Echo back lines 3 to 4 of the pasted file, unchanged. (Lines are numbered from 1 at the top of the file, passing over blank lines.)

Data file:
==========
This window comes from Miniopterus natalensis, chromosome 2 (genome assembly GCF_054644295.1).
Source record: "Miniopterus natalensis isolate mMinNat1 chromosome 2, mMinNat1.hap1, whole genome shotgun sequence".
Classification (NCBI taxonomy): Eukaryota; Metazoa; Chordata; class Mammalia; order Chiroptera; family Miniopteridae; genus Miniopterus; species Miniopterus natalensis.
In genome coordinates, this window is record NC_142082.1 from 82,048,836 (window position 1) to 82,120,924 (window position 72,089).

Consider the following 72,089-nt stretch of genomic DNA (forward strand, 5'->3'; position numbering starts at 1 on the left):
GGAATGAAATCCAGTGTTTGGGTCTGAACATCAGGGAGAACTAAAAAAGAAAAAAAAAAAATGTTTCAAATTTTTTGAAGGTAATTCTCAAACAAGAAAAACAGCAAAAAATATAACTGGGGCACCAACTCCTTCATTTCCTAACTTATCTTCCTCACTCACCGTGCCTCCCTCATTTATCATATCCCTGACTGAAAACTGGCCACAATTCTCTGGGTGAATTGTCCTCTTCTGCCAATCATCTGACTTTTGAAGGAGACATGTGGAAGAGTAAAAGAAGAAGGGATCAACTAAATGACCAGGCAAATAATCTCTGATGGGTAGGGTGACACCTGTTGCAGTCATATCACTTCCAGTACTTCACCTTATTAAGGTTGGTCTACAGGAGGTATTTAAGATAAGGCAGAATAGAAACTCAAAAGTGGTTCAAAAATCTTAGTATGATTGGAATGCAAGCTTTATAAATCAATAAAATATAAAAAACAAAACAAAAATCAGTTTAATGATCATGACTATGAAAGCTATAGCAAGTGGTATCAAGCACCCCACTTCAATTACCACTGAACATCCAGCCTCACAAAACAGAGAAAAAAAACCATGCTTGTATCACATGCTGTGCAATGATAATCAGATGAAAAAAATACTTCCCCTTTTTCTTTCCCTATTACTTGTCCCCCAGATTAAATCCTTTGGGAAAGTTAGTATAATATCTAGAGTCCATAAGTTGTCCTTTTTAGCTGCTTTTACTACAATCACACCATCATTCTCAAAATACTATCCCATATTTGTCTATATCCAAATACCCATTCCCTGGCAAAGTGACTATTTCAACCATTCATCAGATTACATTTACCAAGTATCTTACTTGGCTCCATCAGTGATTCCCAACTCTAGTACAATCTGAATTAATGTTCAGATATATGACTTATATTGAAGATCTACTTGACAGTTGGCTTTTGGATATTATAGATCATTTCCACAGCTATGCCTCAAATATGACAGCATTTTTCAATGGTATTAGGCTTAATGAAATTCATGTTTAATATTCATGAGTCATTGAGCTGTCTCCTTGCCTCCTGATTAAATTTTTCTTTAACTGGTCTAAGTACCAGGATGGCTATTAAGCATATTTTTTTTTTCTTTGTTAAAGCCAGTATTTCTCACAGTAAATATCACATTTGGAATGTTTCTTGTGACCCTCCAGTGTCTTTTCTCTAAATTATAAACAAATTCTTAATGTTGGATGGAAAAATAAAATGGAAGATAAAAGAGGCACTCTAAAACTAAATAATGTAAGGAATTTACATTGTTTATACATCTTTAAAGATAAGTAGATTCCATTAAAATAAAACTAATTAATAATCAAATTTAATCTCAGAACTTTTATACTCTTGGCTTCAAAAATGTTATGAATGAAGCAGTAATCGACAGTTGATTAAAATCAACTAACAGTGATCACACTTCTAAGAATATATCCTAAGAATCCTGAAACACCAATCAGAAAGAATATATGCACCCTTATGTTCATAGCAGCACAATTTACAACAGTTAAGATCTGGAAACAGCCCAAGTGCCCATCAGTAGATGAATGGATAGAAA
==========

Classification (NCBI taxonomy): Eukaryota; Metazoa; Chordata; class Mammalia; order Chiroptera; family Miniopteridae; genus Miniopterus; species Miniopterus natalensis.
In genome coordinates, this window is record NC_142082.1 from 82,048,836 (window position 1) to 82,120,924 (window position 72,089).